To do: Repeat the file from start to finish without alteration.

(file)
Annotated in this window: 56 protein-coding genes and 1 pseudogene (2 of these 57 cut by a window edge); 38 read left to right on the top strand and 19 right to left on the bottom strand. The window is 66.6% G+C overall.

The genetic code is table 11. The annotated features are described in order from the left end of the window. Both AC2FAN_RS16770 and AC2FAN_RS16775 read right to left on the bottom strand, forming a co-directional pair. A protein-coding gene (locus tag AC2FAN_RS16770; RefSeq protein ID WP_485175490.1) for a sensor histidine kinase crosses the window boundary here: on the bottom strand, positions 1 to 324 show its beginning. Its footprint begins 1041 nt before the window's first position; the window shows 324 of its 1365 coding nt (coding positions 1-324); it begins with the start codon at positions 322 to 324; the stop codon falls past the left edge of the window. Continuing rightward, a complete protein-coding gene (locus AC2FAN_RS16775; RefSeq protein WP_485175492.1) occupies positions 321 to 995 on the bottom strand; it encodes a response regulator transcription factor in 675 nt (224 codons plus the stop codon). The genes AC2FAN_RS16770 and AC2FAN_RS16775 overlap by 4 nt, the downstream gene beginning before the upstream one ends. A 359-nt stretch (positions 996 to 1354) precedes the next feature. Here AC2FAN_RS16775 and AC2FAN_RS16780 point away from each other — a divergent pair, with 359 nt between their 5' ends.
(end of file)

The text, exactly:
Annotated in this window: 56 protein-coding genes and 1 pseudogene (2 of these 57 cut by a window edge); 38 read left to right on the top strand and 19 right to left on the bottom strand. The window is 66.6% G+C overall.

The genetic code is table 11. The annotated features are described in order from the left end of the window. Both AC2FAN_RS16770 and AC2FAN_RS16775 read right to left on the bottom strand, forming a co-directional pair. A protein-coding gene (locus tag AC2FAN_RS16770; RefSeq protein ID WP_485175490.1) for a sensor histidine kinase crosses the window boundary here: on the bottom strand, positions 1 to 324 show its beginning. Its footprint begins 1041 nt before the window's first position; the window shows 324 of its 1365 coding nt (coding positions 1-324); it begins with the start codon at positions 322 to 324; the stop codon falls past the left edge of the window. Continuing rightward, a complete protein-coding gene (locus AC2FAN_RS16775; RefSeq protein WP_485175492.1) occupies positions 321 to 995 on the bottom strand; it encodes a response regulator transcription factor in 675 nt (224 codons plus the stop codon). The genes AC2FAN_RS16770 and AC2FAN_RS16775 overlap by 4 nt, the downstream gene beginning before the upstream one ends. A 359-nt stretch (positions 996 to 1354) precedes the next feature. Here AC2FAN_RS16775 and AC2FAN_RS16780 point away from each other — a divergent pair, with 359 nt between their 5' ends.